The possible costs could include a combination of direct monetary penalties, reputational consequences, the liquidation of the collateral deposited by the client in the margin account with the FCM, the revocation of trading privileges, and the costs of any legal settlements resulting from the breach of contractual obligations. As a result, holders of expired contracts obligated to take physical settlement rarely fail to take delivery.

Taken together, these factors suggest that the phenomenon of negative WTI prices could be confined to the financial market, with few physical market participants paying negative prices. The positive pricing of other crude oil benchmarks (with the Brent contract for June 2020 delivery closing at $19.33/b on April 21), positive prices for longer-dated WTI prices, and positive spot prices for other U.S. crude oils suggest that the recent price action was predominantly driven by the timing of the May 2020 contract expiration.

The availability of storage in Cushing will remain an issue in the coming weeks, however, and could still result in volatile price movements in the June WTI futures contract or other U.S. crude oil spot prices that face limited storage options. EIA will continue to monitor these market developments. By the Energy Information Agency

By how much will economic activity in the US plunge? “Three times deeper than the Great Recession?” Read... How Far Will the U.S. Economy Plunge During Lockdown?

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Canadian Dollar Price Outlook: USD/CAD Grinds Around Big Fig Support – DailyFX

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Canadian Dollar, CAD, USD/CAD Price Analysis

  • This morning brought a Bank of Canada rate decision, this Friday’s economic calendar brings Canadian jobs numbers to be released at the same time as US Non-Farm Payrolls.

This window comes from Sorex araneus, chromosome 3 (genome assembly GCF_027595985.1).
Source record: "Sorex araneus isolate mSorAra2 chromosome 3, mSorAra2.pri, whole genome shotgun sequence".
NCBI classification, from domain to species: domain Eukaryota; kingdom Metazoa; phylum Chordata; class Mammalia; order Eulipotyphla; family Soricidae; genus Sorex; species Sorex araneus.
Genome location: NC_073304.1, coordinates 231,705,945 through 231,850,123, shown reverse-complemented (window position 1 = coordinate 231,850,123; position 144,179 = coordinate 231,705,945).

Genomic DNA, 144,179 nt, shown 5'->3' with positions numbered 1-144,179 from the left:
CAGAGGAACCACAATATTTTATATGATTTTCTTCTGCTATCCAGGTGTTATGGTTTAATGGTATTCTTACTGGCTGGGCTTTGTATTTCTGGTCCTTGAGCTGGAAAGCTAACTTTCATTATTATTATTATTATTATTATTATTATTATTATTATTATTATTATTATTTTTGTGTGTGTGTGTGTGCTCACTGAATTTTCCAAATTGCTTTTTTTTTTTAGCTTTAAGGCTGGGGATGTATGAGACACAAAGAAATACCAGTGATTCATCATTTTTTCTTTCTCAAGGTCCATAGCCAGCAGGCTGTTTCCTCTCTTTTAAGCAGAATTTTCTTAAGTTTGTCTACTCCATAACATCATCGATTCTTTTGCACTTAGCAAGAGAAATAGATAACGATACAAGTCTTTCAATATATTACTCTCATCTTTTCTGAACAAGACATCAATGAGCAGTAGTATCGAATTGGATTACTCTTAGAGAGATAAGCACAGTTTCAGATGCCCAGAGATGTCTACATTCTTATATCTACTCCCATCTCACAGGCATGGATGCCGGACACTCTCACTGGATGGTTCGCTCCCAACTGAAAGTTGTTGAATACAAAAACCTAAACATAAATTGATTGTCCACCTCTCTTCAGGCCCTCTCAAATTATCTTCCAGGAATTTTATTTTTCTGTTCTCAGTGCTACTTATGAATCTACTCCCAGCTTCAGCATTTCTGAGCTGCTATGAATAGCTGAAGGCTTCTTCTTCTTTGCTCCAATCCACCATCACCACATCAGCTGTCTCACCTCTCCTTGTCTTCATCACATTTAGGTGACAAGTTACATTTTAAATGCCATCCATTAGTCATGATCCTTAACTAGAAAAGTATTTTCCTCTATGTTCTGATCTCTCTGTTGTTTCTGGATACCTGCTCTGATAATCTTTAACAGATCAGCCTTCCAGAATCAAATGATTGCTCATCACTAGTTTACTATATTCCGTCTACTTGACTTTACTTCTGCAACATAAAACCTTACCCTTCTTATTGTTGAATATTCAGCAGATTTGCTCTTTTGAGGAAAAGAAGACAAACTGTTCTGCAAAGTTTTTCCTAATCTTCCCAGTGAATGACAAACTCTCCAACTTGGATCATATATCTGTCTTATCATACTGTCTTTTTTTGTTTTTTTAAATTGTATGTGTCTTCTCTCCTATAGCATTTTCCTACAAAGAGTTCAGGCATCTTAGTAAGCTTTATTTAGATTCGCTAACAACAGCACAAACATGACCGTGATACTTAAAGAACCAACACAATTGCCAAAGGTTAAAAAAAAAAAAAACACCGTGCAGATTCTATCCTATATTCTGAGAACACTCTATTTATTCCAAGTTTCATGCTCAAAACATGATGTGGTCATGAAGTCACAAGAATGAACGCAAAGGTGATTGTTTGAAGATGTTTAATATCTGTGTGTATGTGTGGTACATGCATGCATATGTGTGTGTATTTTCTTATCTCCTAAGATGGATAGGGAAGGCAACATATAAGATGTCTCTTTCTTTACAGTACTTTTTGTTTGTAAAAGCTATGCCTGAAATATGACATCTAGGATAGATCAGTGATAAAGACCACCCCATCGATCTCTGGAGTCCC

• The bank held rates, and given the change in leadership the big question is forward-looking strategy at the bank.
  • USD/CAD broke down from a descending triangle formation, and is now finding support around the 1.3500 big figure. But sellers haven’t yet been able to establish any significant trends around that support, leading to the prospect of short-term pullback.

BoC Leaves Rates Flat, USD/CAD Remains Around 1.3500

Earlier this morning we heard from the Bank of Canada as the BoC left rates flat; but the prospect of change in leadership atop the BoC does highlight potential changes in the future after outgoing Bank of Canada Governor Stephen Poloz had previously stated that rates were as low as they could go. Taking over at the bank this week is Tiff Macklem, and as noted by our own Thomas Westwater earlier today, this morning’s statement likely had little input from the newly-installed BoC Governor. This does, however, point to the possibility of change on the horizon given how aggressively the coronavirus slowdown has hit global economies.

In USD/CAD, the pair has largely clung on to support around this rate decision, temporarily testing below the big figure of 1.3500 but, so far, failing to establish any continued bearish trends below that level. And this comes on the heels of an earlier-week breakdown, as USD/CAD had built into a descending triangle formation, with a series of lower-highs from late-March into mid-May, combined with horizontal support around the 1.3850 area on the chart.

USD/CAD Four-Hour Price Chart

USDCAD Four Hour Price Chart

Chart prepared by James Stanley; USDCAD on Tradingview

Can USD/CAD Bears Drive Through Psychological Support?

Of recent, commodity currencies have been on a tear against the US Dollar, USD/CAD included. AUD/USD has been on a similar display of recent and the same can be said for NZD/USD.